(Recasts with Prime Minister comments)
By Paulina Duran
SYDNEY, Feb 21 (Reuters) - Australian Prime Minister ScottMorrison received the first dose of a COVID-19 vaccine onSunday, calling the start of the nation's vaccination programmea "massive step" that will enable it to return to normal.
Up to 4 million Australians are expected to be inoculated byMarch, with Morrison among a small group receiving the firstround of the Pfizer/BioNTech vaccine.
"This is the beginning of a big game change," Morrison toldreporters moments after getting injected at a medical centre inSydney. "Every day that goes past from here gets more normal.And that is what is exciting about today."
The intergovernmental National Cabinet is to review how itsfive-stage vaccination programme will change the way the countrymanages the risk of coronavirus transmission in the future,including at its state and international borders.
Australian states have introduced some of the strictestcommunity mobility restrictions in the world to manage thespread of the virus, including intermittent city lockdowns,curfews and border closures.
Reporting a second consecutive day with no coronavirustransmission in the community, the nation has had just under29,000 infections and 909 deaths since March, ranking among thetop 10 in a COVID-19 performance index.
Morrison said the vaccine addresses his "greatest fear" asprime minister: "serious disease and the sort of widespreadfatalities that we saw overseas."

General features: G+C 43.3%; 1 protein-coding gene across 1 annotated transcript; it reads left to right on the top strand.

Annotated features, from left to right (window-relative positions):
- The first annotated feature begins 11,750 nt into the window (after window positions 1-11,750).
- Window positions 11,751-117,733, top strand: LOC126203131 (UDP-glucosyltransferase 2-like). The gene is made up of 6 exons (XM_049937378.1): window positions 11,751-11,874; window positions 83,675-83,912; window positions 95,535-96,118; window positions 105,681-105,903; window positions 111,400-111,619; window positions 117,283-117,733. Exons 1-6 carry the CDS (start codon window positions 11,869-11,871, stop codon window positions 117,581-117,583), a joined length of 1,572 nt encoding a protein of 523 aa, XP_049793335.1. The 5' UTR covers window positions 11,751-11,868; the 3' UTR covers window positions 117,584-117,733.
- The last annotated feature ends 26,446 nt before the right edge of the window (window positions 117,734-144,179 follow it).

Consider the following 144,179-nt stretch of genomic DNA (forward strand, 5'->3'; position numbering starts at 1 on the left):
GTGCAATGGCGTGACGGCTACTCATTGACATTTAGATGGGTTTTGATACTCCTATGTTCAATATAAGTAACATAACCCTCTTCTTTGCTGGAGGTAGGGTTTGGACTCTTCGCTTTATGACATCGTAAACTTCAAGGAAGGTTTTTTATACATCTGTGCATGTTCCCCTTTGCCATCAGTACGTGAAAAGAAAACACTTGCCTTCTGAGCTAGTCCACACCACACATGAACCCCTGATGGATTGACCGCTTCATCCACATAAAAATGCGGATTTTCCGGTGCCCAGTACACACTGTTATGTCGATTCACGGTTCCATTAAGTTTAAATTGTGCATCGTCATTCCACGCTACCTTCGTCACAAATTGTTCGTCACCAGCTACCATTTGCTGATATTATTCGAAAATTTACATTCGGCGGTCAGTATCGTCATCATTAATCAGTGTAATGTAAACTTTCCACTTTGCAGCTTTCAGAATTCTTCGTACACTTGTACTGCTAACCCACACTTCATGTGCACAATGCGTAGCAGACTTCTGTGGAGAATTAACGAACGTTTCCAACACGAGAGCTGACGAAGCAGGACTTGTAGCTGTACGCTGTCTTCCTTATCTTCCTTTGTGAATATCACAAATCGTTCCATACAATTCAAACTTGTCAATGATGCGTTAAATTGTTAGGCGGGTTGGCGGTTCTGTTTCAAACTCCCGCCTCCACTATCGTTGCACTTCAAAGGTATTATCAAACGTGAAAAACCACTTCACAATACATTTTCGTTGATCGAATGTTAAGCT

A small number of older Australians at the Castle HillMedical Centre in western Sydney, aged-care staff, and frontlinenurses and workers were also among the first injected, officialssaid.
From Monday morning, a broader "phase 1-A" rollout is tobegin among aged-care and disability staff, and borderprotection and quarantine workers at vaccine hubs nationwide.
"Phase 1-B" vaccinations of immunocompromised people andthose over 70 years old, as well as Indigenous Australians over55 years old and emergency service workers, are to follow.
The vast majority of the population will be injected withthe AstraZeneca vaccine, which can be produced locally,by the end of October.
On Saturday, thousands of people attended anti-vaccinerallies in major Australian cities to protest what theyincorrectly believed to be mandatory vaccinations.
(Reporting by Paulina Duran; Editing by Paul Simao and WilliamMallard)